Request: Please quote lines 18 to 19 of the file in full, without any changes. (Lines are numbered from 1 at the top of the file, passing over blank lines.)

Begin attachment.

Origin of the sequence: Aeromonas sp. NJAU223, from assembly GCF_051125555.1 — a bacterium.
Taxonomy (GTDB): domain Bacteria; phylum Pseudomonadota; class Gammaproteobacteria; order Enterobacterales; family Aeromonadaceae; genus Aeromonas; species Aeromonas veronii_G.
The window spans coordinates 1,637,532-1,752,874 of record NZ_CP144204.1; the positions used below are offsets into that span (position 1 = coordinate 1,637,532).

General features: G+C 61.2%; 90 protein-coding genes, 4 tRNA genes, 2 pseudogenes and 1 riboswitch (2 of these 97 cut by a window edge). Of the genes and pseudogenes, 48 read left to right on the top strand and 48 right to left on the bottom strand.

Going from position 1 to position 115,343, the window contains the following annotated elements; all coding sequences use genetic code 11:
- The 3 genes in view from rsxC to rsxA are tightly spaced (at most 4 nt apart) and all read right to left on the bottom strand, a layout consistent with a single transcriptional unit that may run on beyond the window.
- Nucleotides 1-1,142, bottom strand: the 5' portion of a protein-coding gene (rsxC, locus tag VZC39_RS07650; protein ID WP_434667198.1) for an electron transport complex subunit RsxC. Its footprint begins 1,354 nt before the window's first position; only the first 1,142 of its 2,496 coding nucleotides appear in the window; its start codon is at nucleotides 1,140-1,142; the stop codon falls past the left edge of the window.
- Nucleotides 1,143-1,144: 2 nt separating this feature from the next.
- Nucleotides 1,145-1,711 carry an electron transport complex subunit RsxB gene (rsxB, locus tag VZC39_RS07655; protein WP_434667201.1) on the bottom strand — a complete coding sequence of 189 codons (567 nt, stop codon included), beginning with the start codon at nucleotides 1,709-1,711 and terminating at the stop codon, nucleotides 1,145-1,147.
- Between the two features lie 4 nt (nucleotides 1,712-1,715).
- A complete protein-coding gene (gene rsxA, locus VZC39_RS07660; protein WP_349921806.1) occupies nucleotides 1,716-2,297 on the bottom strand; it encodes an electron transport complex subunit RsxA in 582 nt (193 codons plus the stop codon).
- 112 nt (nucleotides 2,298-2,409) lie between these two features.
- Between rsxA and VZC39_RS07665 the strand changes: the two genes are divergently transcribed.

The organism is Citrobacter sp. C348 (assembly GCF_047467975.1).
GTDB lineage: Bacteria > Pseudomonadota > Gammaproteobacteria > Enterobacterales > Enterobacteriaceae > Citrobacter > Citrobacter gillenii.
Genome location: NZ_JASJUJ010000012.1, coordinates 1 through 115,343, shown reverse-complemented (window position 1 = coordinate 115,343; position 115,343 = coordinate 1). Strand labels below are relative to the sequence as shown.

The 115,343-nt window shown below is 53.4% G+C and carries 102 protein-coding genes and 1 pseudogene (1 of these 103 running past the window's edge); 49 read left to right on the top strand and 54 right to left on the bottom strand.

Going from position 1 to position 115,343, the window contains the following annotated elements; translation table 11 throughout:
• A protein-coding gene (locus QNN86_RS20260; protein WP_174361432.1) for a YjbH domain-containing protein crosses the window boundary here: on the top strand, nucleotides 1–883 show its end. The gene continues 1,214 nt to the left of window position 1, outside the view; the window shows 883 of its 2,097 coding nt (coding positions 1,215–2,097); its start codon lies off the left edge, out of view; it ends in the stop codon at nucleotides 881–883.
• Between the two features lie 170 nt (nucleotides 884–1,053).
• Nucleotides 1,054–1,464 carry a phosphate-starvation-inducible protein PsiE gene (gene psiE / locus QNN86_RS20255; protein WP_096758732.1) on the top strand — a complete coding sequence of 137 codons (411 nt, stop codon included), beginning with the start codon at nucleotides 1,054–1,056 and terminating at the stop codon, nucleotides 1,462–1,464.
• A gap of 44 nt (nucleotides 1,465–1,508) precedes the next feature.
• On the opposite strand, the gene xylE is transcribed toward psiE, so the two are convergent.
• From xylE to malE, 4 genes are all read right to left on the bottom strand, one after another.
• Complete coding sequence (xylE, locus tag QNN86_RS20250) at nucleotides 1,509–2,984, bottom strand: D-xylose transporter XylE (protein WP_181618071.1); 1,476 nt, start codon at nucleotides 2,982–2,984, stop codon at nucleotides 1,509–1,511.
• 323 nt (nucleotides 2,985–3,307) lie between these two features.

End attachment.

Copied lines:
Going from position 1 to position 115,343, the window contains the following annotated elements; translation table 11 throughout:
• A protein-coding gene (locus QNN86_RS20260; protein WP_174361432.1) for a YjbH domain-containing protein crosses the window boundary here: on the top strand, nucleotides 1–883 show its end. The gene continues 1,214 nt to the left of window position 1, outside the view; the window shows 883 of its 2,097 coding nt (coding positions 1,215–2,097); its start codon lies off the left edge, out of view; it ends in the stop codon at nucleotides 881–883.